As this hot L.A. choreographer gears up for the second season of Fox’s “So You Think You Can Dance,” Shane Sparks took some time to share his personal prescription for making the professional cut.
DS: With so many talented dancers to choose from, what qualities make a dancer stand out to you above the others? SS: Most dancers can pick up choreography, so the first thing I notice is a dancer’s style and drive. It’s also nice to find people who have a beautiful look and take care of their bodies. Sometimes females try too hard with crazy shorts that look like their five-year-old sister used to wear them. It’s locked in their heads that they need to come in half-naked to do hip hop. People need to go back to the mindset of “I’m so tight at what I do that I deserve this job,” not, “I’m so sexy.”
DS: Do you have any top-secret advice for landing gigs? SS: Word of mouth is the best advertisement; it’s landed me 90 percent of my jobs. There is so much buzz about my classes that when people look for directors and choreographers, they’ll call me and say, “I’ve been hearing your name.”
DS: What makes you different from other choreographers on the scene? SS: I’m known as a hip-hop choreographer, because I do dance that way, but I switch my style up so much that people never know what to expect. Someone recently called me the modern-day Bob Fosse. You can’t be sick at one style and wack at another.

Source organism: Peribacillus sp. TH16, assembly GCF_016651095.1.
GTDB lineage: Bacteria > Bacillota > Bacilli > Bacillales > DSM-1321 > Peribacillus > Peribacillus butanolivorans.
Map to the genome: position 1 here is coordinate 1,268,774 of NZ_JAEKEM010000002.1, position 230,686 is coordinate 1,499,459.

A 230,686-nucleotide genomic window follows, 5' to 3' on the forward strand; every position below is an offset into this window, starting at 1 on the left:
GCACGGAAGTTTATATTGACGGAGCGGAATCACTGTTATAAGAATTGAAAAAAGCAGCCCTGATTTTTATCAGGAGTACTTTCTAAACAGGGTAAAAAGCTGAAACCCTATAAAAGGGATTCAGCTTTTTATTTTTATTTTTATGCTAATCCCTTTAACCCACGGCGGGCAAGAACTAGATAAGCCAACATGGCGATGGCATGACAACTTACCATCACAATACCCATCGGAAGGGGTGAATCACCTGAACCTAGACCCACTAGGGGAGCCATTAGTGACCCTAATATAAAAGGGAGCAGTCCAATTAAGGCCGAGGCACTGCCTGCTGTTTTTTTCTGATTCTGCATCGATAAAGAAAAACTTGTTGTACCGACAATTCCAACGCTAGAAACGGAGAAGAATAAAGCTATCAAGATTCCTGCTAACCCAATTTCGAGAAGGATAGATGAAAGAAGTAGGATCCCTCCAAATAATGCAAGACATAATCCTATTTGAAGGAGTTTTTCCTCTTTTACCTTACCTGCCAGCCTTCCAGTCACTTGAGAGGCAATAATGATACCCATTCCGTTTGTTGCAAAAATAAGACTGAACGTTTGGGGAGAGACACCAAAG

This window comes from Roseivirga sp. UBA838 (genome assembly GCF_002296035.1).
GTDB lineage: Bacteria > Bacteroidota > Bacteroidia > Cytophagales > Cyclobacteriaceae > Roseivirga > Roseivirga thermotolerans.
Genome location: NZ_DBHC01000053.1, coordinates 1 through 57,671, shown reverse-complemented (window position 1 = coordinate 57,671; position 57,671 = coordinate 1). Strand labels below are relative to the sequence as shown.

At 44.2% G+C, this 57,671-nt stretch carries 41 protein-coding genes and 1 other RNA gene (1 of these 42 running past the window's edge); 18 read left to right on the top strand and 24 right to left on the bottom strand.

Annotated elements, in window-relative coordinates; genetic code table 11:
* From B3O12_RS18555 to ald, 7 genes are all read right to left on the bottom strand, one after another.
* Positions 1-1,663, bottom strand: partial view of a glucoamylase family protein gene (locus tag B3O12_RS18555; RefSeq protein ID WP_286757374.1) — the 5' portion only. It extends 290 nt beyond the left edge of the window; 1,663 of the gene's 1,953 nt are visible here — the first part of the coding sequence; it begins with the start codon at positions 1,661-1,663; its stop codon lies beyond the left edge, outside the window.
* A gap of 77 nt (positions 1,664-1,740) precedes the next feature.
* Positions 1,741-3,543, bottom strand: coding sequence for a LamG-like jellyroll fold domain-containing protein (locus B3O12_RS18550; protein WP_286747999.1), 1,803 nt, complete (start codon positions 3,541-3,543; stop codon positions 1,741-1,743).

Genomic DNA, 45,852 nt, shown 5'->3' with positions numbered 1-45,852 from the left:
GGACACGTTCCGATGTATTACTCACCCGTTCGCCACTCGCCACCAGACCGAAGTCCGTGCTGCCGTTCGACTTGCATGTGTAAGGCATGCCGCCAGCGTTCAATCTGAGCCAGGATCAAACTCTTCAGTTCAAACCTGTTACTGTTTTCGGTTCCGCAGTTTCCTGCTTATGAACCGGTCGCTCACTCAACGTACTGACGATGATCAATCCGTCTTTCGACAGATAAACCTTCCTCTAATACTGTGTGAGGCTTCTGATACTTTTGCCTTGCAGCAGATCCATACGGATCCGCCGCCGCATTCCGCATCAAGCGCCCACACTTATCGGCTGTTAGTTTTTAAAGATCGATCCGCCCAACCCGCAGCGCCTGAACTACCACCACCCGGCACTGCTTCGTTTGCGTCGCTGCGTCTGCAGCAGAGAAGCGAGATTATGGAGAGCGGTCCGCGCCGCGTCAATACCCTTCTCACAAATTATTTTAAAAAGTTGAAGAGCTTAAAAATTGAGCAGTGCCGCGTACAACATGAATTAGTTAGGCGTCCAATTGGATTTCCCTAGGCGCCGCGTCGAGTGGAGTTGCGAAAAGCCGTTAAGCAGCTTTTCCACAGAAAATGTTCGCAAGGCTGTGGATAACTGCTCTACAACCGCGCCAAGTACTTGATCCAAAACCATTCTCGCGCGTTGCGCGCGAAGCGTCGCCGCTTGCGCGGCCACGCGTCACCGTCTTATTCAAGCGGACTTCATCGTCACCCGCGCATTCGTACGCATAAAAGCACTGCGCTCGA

DS: Do you ever work with assistant choreographers? SS: I only use one assistant, Rachel Kay, and we’ve been together three and a half years. She came to me with fire; she lived, ate, drank, slept dance. I needed that energy, because sometimes you do something so much you get comfortable. She remembers every move I’ve ever done and is a beautiful dancer, and that’s all I need.
DS: After working in the biz for 10 years, what professional lessons have you learned? SS: I’ve learned to stand up for what I believe in. Do not take jobs just to take jobs; don’t sell out. I know dancers need to make money, but what you do right now follows you. Auditions used to drive me crazy, because I’d get so down on myself, but it’s important to stay patient and diligent. If you’re true to everybody you meet, you will always work. The key to my success is that I give people my heart and my talent. DS: How do you foresee hip hop evolving over the next few years? SS: Shows like “So You Think” will make hip-hop dancers venture out and learn more styles. Awards shows will be off the hook, and Broadway shows will be better. Once we recognize different styles of dance as the backbone of everything we do, I think we’ll see better stuff coming out of hip-hop dancers and choreographers. You can call it hip hop if you want, but it’s going to have more versatility and dimensions of creativity. DS: What have been the most fulfilling moments of your career so far? SS: When we did the audition for You Got Served, I felt like I was flying. It was such an ego boost to have all the dancers I’ve admired come and dance for me. Also, when I was younger, watching a guy named Poppin’ Taco from the movie Breakin’ (1984) inspired me to start doing this. I ended up doing a commercial with him shortly after I came to L.A. Two years later, he came to my dance class to say hello and watch me. That was so incredible. If it wasn’t for him, I don’t know what I’d be doing. I know this is my destiny; I’m not supposed to be doing anything else.